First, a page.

The Head of the Department/Office/Establishment will take care to maintain an impartial position and will in no case act as an agent of the Special Police Establishment or the local police either by arranging for money or other instrument of offence subsequently to be passed on to the suspect or by being a witness to the transaction.

Administrative Orders of CVC

CVC has also advised all Department of Government And other statutory bodies as under through its Circular letter No.3 (v)/99/10 dated 01.12.99

"Subject: Effective punishment of the corrupt through traps

In order to ensure that effective punishment is quickly meted out to the corrupt, the following instructions are issued under the powers vested in the CVC in para 3(v) of DOPT Resolution No. 371/20/99-AVD III dated April 4, 1999.

In every organisation, those who are corrupt are well known. The Disciplinary Authorities and the CVOs as well as those who are hurt by such corrupt persons can arrange for traps against such public servants. The local Police or CBI can be contacted for arranging the traps.

  1. The CBI and the Police will complete the documentation after the traps within a period of two months. They will make available legible, authorised photocopies of all the documents to the disciplinary authority within two months from the date of trap for action at their end.
  2. Once the photocopies of the documents are received, the disciplinary authority should initiate action to launch departmental inquiry. There will be no danger of double jeopardy because the prosecution which will be launched by the CBI or the Police based on the trap documents would relate to the criminal aspect of the case and the disciplinary proceedings will relate to the misconduct under the Conduct, Discipline and Appeal Rules.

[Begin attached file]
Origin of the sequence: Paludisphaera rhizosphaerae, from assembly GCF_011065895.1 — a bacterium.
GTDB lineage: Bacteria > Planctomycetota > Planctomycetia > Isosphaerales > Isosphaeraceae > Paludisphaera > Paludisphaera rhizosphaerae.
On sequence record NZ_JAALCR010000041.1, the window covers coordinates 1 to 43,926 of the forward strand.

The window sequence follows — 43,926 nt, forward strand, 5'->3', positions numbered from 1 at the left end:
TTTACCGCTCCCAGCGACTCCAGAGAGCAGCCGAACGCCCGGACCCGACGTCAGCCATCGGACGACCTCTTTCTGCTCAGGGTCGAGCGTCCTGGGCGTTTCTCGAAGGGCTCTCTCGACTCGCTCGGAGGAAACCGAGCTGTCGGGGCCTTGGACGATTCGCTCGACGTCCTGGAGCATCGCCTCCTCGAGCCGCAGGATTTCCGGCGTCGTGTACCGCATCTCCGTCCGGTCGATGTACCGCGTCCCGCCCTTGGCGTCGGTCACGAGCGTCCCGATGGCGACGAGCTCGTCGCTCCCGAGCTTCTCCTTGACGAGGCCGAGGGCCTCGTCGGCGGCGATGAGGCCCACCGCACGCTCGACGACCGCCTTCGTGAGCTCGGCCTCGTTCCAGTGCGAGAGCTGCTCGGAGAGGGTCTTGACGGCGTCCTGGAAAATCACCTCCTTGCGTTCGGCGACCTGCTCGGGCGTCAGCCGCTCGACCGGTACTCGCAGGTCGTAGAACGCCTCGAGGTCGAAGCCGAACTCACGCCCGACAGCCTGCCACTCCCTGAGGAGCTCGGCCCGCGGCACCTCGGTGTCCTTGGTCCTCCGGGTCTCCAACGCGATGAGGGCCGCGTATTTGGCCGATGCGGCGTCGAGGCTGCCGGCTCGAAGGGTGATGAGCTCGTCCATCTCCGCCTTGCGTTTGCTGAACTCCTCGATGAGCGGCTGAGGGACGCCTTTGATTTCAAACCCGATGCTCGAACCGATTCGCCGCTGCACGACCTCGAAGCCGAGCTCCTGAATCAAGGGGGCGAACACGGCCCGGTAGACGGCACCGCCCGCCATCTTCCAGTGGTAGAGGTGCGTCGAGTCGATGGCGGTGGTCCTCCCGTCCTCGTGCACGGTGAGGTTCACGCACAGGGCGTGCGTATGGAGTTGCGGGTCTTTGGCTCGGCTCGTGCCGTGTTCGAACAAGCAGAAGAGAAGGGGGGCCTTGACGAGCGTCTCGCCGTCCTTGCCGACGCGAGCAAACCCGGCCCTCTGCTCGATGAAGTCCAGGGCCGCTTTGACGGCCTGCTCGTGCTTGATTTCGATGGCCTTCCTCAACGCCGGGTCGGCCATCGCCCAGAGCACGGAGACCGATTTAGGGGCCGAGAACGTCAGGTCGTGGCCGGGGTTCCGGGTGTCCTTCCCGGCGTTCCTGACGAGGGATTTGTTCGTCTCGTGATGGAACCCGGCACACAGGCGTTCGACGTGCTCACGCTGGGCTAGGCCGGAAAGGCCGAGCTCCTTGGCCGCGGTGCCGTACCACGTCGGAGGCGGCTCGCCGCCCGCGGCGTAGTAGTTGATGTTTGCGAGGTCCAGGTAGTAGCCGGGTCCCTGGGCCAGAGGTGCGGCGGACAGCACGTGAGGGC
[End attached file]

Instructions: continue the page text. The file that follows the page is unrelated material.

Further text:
3. Retired, honest people may be appointed as special inquiry officers so that within a period of two months, the inquiry against the corrupt pubic servants involved in traps can be completed.
  4. On completion of the departmental process, appropriate punishment must be awarded to the trapped charged officer or public servant, if the charge is held as proved.
  5. If and when the court judgement comes in the prosecution case, action to implement the court decision may be taken appropriately.

The intention of the above instruction is to ensure that there is a sharp focus on meting out effective punishment to the corrupt in every organisation. Once these instructions are implemented, the atmosphere in organisations is bound to improve because the corrupt will get the signal that they could not survive as in the past banking on the delays taking place both in the departmental inquiry process as well as in the prosecution process. This order may be implemented by all departments effectively.

This order is also available on web site of the CVC at http://cvc.nic.in"

[End of Module on CBI ]